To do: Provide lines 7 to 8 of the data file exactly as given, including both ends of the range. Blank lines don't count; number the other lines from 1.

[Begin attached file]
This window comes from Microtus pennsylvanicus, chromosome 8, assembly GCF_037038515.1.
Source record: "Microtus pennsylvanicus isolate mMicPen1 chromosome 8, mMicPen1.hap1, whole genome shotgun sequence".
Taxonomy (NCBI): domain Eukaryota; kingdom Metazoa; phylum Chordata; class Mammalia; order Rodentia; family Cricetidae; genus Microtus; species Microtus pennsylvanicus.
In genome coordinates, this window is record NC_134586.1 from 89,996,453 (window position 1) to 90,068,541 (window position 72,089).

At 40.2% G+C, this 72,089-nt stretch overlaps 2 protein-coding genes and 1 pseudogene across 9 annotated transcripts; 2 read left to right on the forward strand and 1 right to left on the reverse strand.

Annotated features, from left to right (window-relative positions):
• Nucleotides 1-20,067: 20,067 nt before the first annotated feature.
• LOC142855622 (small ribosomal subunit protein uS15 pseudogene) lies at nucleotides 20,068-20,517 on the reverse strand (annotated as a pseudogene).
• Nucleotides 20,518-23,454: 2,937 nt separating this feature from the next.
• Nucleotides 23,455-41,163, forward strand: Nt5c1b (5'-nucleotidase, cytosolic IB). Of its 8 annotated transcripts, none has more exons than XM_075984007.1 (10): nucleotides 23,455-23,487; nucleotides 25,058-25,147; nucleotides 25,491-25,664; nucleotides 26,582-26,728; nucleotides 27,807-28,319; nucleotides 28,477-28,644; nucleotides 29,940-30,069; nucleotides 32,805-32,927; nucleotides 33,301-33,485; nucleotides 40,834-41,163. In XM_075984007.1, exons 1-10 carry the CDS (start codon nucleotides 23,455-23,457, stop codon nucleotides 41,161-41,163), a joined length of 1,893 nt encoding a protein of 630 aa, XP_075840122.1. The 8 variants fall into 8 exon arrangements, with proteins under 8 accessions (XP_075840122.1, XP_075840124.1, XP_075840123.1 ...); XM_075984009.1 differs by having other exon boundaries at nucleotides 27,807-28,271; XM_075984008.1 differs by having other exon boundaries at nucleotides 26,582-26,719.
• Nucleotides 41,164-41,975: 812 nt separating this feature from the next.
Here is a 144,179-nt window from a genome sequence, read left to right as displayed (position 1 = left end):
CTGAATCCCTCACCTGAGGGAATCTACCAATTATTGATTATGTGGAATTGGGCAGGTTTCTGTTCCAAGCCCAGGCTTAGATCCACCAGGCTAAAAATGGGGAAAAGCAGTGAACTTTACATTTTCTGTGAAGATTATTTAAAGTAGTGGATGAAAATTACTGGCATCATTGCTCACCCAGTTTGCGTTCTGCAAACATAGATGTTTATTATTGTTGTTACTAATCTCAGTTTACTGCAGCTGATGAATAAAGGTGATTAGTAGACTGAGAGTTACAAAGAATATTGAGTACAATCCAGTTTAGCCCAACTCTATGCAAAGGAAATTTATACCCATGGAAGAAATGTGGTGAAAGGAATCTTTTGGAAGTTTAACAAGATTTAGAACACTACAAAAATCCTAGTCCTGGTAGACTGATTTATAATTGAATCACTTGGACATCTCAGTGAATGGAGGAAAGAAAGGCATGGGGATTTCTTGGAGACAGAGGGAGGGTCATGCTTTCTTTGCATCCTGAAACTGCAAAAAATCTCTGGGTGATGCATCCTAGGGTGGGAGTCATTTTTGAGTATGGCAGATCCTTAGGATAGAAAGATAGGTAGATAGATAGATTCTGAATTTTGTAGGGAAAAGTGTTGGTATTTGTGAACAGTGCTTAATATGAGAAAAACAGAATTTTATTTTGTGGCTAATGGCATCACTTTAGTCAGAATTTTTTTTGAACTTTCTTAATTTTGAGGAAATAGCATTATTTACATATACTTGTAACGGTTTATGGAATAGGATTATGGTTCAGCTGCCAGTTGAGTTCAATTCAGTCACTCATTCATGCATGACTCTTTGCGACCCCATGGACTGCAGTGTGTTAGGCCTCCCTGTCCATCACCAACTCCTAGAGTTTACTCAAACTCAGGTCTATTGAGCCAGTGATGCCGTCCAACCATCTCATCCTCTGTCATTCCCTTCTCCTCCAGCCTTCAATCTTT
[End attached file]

• Nucleotides 1-20,067: 20,067 nt before the first annotated feature.
• LOC142855622 (small ribosomal subunit protein uS15 pseudogene) lies at nucleotides 20,068-20,517 on the reverse strand (annotated as a pseudogene).